The question I am most often asked is how to size a solar hot water system: How many collectors, size of tank and pump, etc. Here’s one of the recent examples. I’ve reprinted here my email exchange with a wholesaler’s rep. This example is for a college dorm, but the calculations can be used in any number of commercial situations. If you have trouble following the calculations, just shoot me an email.
Mike: Can you provide me with panels needed and tank sizing for a dorm building?
Rod: What are the required GPD (gallons per day) and GPH (gallons per hour)?
Mike: I am using a rule of thumb, but I think around 330 gallons. They want 50% of their heating provided by solar.
Rod: 330 gallons a day? OK. Let’s move back a step. Tell me more about the dorm: What type is it? What season will it be used? Does it have a cafeteria or laundry? How many students per dorm room? Does each dorm room have a kitchen? I might guess it’s one of two types: 1) Most common has 6-8 students in a dorm with its own kitchen and then a central laundry elsewhere in the building; or, 2) no kitchens in dorm rooms and a central cafeteria. How many beds? Is it new or existing?
Mike: 16 students. 2 washing machines. Unknown on kitchen.
Rod: I’m going to focus on a drainback system because in the summer there will be more heat than the tank can accept. A drainback system provides overheat protection to deal with excess solar energy without requiring a larger storage tank. The tank I’ll recommend is sized for wintertime solar production at 100%.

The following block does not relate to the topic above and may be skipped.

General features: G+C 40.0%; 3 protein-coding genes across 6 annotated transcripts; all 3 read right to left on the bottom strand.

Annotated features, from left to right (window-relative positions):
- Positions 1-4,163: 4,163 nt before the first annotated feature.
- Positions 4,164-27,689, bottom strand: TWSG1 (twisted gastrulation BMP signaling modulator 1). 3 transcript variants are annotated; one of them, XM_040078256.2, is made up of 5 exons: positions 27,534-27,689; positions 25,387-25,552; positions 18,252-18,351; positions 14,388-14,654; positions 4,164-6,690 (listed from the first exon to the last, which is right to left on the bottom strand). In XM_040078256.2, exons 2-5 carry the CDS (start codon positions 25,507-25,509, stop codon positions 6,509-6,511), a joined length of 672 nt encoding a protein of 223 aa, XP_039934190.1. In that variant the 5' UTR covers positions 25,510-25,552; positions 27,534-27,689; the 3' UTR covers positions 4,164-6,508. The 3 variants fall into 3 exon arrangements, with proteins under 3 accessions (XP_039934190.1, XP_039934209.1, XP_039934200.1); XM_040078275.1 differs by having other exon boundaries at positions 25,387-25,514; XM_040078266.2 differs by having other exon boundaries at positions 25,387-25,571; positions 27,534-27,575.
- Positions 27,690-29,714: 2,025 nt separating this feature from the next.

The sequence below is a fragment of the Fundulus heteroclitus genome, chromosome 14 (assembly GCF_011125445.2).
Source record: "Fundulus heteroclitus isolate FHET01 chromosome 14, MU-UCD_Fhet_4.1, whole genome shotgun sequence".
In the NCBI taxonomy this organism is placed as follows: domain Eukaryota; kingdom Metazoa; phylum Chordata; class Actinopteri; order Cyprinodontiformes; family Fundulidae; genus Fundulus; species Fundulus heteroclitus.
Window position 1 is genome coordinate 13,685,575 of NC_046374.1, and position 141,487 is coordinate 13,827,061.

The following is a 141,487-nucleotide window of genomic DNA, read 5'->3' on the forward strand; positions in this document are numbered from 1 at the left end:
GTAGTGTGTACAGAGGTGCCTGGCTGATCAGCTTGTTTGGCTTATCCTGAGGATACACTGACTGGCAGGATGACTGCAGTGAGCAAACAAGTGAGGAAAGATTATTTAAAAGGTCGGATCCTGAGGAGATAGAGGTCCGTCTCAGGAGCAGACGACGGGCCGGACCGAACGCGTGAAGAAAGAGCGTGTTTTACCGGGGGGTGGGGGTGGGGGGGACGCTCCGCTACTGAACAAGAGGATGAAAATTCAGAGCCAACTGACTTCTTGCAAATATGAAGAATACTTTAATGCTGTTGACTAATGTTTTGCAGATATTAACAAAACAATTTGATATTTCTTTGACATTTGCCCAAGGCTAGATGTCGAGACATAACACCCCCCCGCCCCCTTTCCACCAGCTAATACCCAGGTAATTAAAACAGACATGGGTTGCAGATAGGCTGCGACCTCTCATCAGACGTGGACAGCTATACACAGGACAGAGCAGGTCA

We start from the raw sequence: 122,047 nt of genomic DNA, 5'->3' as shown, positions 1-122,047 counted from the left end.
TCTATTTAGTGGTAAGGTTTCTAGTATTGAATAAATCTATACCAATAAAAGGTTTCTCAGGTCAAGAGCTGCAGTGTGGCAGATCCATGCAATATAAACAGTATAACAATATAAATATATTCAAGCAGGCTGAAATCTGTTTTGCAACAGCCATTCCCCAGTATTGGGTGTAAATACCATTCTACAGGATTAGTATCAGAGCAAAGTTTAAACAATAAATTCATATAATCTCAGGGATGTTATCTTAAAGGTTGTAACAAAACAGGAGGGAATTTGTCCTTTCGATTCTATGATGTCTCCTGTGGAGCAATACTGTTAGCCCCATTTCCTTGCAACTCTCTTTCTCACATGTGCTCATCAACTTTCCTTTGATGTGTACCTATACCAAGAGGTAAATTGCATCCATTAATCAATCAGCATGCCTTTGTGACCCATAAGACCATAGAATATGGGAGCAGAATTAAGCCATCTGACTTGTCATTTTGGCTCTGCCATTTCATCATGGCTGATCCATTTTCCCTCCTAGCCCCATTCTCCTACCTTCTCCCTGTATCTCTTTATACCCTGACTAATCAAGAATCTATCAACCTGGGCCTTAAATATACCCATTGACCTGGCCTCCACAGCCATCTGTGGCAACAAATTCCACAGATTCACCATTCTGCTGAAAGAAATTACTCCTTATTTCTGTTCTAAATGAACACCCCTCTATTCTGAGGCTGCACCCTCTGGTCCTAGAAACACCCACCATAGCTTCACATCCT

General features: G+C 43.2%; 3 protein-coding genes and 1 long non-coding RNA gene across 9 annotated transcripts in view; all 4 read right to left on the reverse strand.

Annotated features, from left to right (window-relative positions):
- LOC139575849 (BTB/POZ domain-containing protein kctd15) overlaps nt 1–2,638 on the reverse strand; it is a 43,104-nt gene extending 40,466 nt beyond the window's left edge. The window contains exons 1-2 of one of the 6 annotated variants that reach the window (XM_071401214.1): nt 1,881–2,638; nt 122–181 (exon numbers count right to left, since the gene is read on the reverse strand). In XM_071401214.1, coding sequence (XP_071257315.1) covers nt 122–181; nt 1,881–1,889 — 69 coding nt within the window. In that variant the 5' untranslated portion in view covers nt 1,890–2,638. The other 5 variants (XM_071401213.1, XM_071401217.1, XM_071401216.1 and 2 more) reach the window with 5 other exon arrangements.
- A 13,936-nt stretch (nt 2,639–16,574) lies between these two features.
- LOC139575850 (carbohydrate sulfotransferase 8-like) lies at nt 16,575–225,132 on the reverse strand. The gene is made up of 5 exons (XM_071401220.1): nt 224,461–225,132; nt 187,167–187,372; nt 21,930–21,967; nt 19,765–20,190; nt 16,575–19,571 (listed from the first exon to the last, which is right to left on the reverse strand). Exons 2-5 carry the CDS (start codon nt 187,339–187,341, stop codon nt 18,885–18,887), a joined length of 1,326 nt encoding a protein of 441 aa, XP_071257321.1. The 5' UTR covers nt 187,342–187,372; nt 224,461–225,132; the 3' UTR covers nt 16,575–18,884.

Here are the calculations:
1. 16 students x 20 gpd (ASHRAE estimate is 12-26 GPD per person) = 320 gallons of total hot water needed
New condo development in Portland, OR, by Gen-Con Solar
2. 320 gallons x 8.3 (weight of 1 gallon of water in pounds) x 70 (increase in water temp required) = 185,920 Btu required per day
(NOTE FOR THE FOLLOWING: The HTP 4’x’8’ flat-plate solar collector, FP32-SC, will deliver about 32,000 Btu per day in the summer and about 22,000 average in the winter).
3. 185,920 ÷ 32,000 = 5.8 panels for summer performance
185,920 ÷ 22,000 = 8.5 panels for winter performance
If this is a normal school season, winter performance is the probable target. If the customer wants to offset the fuel cost by 50%, four panels would be the best choice. Following is the parts list I would recommend:
Parts list for a drainback system for small dormatory with 50% of heat provided by solar:
- 1 ea. PH199-119S Phoenix gas-fired water heater
- 4 ea. 4’ x 8’ flat plate solar panels
- 4 ea. Mounting feet
- 2 ea. Rear legs mounting for a flat roof
- 1 ea. 15 gal. drainback tank
- 1 ea. Drainback solar controller
- 1 ea. Taco pump sized for 6 gpm at the lift from the drainback tank to top of solar panels + 5 feet
How does this sound to you?
Mike: Sounds great! Thank you for the help.